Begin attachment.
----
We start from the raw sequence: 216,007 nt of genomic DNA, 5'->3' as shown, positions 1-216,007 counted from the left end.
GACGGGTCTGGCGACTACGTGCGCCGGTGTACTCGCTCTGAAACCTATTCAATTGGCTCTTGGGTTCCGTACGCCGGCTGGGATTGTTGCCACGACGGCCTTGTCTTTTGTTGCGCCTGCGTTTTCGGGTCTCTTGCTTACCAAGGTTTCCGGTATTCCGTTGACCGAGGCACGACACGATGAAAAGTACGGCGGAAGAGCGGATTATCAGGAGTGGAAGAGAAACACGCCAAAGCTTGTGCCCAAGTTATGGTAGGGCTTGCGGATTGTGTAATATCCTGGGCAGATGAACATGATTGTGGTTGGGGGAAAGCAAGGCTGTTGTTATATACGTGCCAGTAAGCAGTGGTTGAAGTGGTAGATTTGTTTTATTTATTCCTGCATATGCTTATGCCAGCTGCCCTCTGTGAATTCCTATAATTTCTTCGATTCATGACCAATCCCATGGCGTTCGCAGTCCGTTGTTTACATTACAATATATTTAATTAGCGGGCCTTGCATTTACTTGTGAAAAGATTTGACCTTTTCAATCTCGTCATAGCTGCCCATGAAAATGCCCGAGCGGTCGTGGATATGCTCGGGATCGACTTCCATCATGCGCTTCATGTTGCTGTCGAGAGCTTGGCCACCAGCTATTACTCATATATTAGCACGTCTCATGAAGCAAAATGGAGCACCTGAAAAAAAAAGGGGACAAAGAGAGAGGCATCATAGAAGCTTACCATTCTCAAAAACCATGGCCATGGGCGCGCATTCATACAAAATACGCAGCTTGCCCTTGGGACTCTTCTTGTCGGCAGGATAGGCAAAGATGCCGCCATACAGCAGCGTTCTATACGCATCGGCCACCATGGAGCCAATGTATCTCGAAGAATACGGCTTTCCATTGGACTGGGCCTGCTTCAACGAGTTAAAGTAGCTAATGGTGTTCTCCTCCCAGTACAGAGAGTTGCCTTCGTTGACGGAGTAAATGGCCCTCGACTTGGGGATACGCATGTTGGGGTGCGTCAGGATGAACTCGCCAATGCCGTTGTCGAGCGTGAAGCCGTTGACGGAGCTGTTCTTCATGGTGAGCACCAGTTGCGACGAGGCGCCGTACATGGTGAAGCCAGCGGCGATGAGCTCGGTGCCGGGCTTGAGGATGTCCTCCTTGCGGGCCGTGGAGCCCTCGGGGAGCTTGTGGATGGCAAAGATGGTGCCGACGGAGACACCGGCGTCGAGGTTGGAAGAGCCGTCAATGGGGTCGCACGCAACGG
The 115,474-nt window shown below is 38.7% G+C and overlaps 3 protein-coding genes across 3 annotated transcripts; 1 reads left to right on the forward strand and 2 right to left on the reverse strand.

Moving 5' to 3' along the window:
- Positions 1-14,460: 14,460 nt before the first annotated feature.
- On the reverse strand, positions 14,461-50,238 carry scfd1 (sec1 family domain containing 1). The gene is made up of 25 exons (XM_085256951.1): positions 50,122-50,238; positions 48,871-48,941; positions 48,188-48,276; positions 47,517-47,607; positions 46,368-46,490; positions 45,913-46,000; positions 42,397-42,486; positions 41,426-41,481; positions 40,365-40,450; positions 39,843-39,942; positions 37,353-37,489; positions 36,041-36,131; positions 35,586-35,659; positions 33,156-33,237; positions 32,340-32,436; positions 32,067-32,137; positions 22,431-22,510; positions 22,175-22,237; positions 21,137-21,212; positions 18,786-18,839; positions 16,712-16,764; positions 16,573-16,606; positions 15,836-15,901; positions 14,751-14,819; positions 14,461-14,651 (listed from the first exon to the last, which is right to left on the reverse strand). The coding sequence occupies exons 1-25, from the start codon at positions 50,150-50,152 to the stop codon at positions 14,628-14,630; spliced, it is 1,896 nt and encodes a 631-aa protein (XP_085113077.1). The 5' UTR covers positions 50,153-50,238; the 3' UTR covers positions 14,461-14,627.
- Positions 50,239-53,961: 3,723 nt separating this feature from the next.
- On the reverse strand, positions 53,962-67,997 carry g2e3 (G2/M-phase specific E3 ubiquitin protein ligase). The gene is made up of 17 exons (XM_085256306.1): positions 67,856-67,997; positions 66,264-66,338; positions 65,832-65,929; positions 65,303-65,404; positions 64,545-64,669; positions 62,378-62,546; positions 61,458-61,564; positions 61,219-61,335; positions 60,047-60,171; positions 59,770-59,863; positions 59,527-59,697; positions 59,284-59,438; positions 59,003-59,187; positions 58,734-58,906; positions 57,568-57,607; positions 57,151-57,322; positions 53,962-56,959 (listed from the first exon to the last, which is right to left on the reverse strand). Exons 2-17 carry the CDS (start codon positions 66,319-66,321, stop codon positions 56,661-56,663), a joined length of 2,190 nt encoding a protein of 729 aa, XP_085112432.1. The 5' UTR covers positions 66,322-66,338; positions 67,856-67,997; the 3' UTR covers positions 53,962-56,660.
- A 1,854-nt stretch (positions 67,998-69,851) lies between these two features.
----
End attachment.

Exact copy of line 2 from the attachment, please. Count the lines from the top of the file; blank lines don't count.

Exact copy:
GACGGGTCTGGCGACTACGTGCGCCGGTGTACTCGCTCTGAAACCTATTCAATTGGCTCTTGGGTTCCGTACGCCGGCTGGGATTGTTGCCACGACGGCCTTGTCTTTTGTTGCGCCTGCGTTTTCGGGTCTCTTGCTTACCAAGGTTTCCGGTATTCCGTTGACCGAGGCACGACACGATGAAAAGTACGGCGGAAGAGCGGATTATCAGGAGTGGAAGAGAAACACGCCAAAGCTTGTGCCCAAGTTATGGTAGGGCTTGCGGATTGTGTAATATCCTGGGCAGATGAACATGATTGTGGTTGGGGGAAAGCAAGGCTGTTGTTATATACGTGCCAGTAAGCAGTGGTTGAAGTGGTAGATTTGTTTTATTTATTCCTGCATATGCTTATGCCAGCTGCCCTCTGTGAATTCCTATAATTTCTTCGATTCATGACCAATCCCATGGCGTTCGCAGTCCGTTGTTTACATTACAATATATTTAATTAGCGGGCCTTGCATTTACTTGTGAAAAGATTTGACCTTTTCAATCTCGTCATAGCTGCCCATGAAAATGCCCGAGCGGTCGTGGATATGCTCGGGATCGACTTCCATCATGCGCTTCATGTTGCTGTCGAGAGCTTGGCCACCAGCTATTACTCATATATTAGCACGTCTCATGAAGCAAAATGGAGCACCTGAAAAAAAAAGGGGACAAAGAGAGAGGCATCATAGAAGCTTACCATTCTCAAAAACCATGGCCATGGGCGCGCATTCATACAAAATACGCAGCTTGCCCTTGGGACTCTTCTTGTCGGCAGGATAGGCAAAGATGCCGCCATACAGCAGCGTTCTATACGCATCGGCCACCATGGAGCCAATGTATCTCGAAGAATACGGCTTTCCATTGGACTGGGCCTGCTTCAACGAGTTAAAGTAGCTAATGGTGTTCTCCTCCCAGTACAGAGAGTTGCCTTCGTTGACGGAGTAAATGGCCCTCGACTTGGGGATACGCATGTTGGGGTGCGTCAGGATGAACTCGCCAATGCCGTTGTCGAGCGTGAAGCCGTTGACGGAGCTGTTCTTCATGGTGAGCACCAGTTGCGACGAGGCGCCGTACATGGTGAAGCCAGCGGCGATGAGCTCGGTGCCGGGCTTGAGGATGTCCTCCTTGCGGGCCGTGGAGCCCTCGGGGAGCTTGTGGATGGCAAAGATGGTGCCGACGGAGACACCGGCGTCGAGGTTGGAAGAGCCGTCAATGGGGTCGCACGCAACGG